This series of three posts set out my research into my Dean and Boyd ancestors who came from County Antrim.
Tracing your Irish ancestors can be extremely frustrating and inconclusive, as anyone who has attempted it will know. This is because so many records of births, marriages and deaths, as well as census records, have been lost. The remaining records are patchy at best. There are many such challenges in tracing my Irish Boyd and Dean ancestors.
My great-great-grandparents were Margaret Dean and Stephenson Boyd. Margaret immigrated to New Zealand with her daughters in 1883, following Stephenson’s accidental death. Margaret settled in Gore and died in 1911 aged 87 years. Margaret and Stephenson came from North Antrim, Northern Ireland, from the area near the small town of Bushmills. Much more than these bare facts has been slow to emerge. I had the opportunity to unravel some of the mysteries when I visited Belfast and County Antrim in 2014.
So, what do we know with any certainty? Margaret Dean and Stephenson Boyd married in 1842 in or near Bushmills in North Antrim and a few years later moved across the water to Lanarkshire in Scotland, a few miles south of Glasgow. The records of neither Margaret’s nor Stephenson’s births do not appear to have survived. Neither has their marriage record. Fortunately though, the location where they grew up, and the families they came from, are hinted at in various records. Bushmills is mentioned, as is Billy, a parish which includes part of Bushmills town.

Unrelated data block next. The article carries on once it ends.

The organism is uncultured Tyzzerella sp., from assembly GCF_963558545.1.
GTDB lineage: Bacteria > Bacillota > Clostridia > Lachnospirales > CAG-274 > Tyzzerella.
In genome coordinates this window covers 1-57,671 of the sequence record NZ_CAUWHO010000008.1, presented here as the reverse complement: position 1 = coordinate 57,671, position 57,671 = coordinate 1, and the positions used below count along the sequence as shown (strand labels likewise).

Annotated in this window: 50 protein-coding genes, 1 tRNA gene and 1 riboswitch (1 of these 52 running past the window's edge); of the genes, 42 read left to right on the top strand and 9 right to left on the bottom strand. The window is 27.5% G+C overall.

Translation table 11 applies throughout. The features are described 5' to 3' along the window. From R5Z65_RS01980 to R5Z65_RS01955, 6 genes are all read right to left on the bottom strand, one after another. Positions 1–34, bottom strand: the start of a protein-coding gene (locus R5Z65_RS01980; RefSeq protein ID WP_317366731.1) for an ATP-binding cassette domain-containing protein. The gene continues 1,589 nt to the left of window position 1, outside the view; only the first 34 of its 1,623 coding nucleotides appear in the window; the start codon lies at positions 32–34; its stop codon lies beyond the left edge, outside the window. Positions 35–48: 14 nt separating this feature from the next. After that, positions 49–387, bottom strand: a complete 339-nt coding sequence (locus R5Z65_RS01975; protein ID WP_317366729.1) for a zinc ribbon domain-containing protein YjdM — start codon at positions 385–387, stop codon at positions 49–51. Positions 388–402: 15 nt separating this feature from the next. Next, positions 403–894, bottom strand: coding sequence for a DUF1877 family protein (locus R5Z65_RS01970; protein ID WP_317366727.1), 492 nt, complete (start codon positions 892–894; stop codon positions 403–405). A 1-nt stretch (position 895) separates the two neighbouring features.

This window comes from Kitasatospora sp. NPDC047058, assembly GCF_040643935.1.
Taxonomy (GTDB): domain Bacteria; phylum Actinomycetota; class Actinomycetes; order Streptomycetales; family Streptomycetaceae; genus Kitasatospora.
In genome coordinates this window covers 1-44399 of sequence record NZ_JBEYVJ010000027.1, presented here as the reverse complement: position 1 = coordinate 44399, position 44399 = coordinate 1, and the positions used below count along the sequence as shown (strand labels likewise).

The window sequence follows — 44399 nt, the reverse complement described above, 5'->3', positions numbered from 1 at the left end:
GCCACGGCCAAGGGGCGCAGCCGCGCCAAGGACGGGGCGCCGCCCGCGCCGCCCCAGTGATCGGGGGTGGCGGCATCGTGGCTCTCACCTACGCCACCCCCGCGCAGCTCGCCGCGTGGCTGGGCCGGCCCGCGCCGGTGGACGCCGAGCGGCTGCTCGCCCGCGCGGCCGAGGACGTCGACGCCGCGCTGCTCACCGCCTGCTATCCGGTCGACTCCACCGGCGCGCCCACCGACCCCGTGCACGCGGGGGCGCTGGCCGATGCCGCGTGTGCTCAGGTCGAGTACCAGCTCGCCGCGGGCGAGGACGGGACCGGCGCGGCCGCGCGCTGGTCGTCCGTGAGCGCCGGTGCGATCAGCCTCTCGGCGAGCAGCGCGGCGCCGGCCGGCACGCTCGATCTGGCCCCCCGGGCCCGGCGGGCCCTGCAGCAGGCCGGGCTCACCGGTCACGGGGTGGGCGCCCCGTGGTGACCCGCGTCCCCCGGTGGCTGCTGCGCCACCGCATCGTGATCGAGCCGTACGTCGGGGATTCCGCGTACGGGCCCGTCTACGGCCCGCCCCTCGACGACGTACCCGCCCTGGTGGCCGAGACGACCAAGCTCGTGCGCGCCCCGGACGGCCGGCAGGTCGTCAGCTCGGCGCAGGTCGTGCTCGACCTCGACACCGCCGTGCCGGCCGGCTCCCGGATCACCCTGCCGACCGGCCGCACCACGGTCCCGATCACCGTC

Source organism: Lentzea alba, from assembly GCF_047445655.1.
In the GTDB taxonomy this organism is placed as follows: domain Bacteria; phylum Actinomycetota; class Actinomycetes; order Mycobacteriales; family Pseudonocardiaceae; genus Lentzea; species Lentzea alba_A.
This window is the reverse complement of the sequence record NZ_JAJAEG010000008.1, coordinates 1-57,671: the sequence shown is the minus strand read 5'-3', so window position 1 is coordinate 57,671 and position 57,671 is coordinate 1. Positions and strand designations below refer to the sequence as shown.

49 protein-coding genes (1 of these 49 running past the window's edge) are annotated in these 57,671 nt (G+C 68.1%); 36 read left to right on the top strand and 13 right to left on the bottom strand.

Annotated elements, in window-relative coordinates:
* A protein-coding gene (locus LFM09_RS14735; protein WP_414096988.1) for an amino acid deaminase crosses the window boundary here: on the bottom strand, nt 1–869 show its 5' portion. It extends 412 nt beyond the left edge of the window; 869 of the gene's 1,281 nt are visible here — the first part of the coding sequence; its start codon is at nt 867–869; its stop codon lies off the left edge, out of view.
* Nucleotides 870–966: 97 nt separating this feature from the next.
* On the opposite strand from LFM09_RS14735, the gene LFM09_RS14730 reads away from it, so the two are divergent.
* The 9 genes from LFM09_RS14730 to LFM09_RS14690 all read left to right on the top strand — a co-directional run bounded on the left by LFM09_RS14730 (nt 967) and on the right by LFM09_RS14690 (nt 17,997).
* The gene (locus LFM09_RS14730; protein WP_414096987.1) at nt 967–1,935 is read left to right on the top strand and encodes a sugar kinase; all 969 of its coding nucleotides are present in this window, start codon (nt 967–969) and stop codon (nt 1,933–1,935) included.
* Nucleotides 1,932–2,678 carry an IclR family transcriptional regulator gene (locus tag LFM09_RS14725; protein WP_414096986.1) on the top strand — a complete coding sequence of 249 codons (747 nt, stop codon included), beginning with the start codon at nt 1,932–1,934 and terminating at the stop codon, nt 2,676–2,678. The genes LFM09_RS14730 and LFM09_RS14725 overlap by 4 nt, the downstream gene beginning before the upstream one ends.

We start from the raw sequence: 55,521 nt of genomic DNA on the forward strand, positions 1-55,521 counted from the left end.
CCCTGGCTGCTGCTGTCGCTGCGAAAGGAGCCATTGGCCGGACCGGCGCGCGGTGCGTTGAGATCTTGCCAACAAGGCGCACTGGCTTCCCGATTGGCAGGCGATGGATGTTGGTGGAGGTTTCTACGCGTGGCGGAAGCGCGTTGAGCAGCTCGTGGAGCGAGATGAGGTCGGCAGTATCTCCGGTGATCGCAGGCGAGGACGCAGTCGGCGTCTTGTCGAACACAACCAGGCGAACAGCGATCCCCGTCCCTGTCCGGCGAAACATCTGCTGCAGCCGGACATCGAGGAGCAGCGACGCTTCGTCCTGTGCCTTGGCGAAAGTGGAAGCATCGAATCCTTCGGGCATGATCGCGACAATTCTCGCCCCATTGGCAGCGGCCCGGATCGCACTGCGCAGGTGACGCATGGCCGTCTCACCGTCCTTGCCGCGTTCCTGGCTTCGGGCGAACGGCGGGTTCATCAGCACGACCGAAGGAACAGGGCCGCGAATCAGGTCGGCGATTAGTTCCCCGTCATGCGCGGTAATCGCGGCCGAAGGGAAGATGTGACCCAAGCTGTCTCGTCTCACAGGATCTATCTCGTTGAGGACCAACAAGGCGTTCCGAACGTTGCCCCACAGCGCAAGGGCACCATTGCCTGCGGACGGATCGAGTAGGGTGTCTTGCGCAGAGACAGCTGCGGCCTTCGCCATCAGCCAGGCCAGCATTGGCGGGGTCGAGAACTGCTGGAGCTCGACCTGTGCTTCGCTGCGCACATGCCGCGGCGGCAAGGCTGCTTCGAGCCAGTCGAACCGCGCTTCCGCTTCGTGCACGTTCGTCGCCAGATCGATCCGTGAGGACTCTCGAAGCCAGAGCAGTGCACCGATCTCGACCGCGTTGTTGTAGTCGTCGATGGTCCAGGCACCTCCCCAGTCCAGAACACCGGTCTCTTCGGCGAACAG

Both the Boyd and Dean families appear to have been Presbyterian, which indicates that they were Scots-Irish – i.e. their ancestors were part of the settlement of Ulster by Scottish landowners, tenant farmers and farm workers in the 17th and 18th centuries. Even today, the area and the accent encountered there have a strongly Scottish feel compared to the southern counties of Ireland. So, apart from being famous for Old Bushmills Whiskey and the Giant’s Causeway, what was Bushmills like in the 1800s?
The main street of Bushmills, 1930s (Bushmills Historical Society)
Bushmills is a small town of about 1000 people situated near the northern coast of County Antrim, now in Northern Ireland. Billy is a parish covering an area to the immediate south-east of Bushmills. In keeping with all Irish parishes, Billy is divided into a number of small ‘townlands’, including Eagry, Clougher and Magherintendry. The townland boundaries are often marked in the landscape by ditches and streams. The Bush River separates Billy from Dunluce parish to the west and Bushmills straddles the river.
Bushmills town consisted of only 15 houses in 1829, but grew considerably until reaching 251 houses and 1072 people in 1900. These numbers do not include the considerable population that resided on farms in the surrounding districts.
Bush River bridge at Bushmills
The Presbytery of Bushmills was established in 1646 and underwent considerable turmoil and dislocation until 1820, when the Rev Hugh Hamill was ordained as minister. Rev Hamill began the meticulous recording of births and marriages in that year, and fortunately for us these registers have survived. The first Presbyterian meeting house in Bushmills town was a small thatched building, which was replaced with a new building in 1829. The building was extensively renovated in 2005. Mr Hamill purchased some land on Straid Road in Eagry townland for his residence. Following his death in 1864, the house was gifted to the congregation as the manse of subsequent ministers.
Useful information about the history of the Bushmills Presbyterian Church can be found at http://bushmillspresbyterian.co.uk. The Bushmills Historical Society has published a collection of photographs of old Bushmills here: www.bushmillshistorysociety.co.uk
In the next post, I will piece together what I know of my Dean ancestors from Bushmills.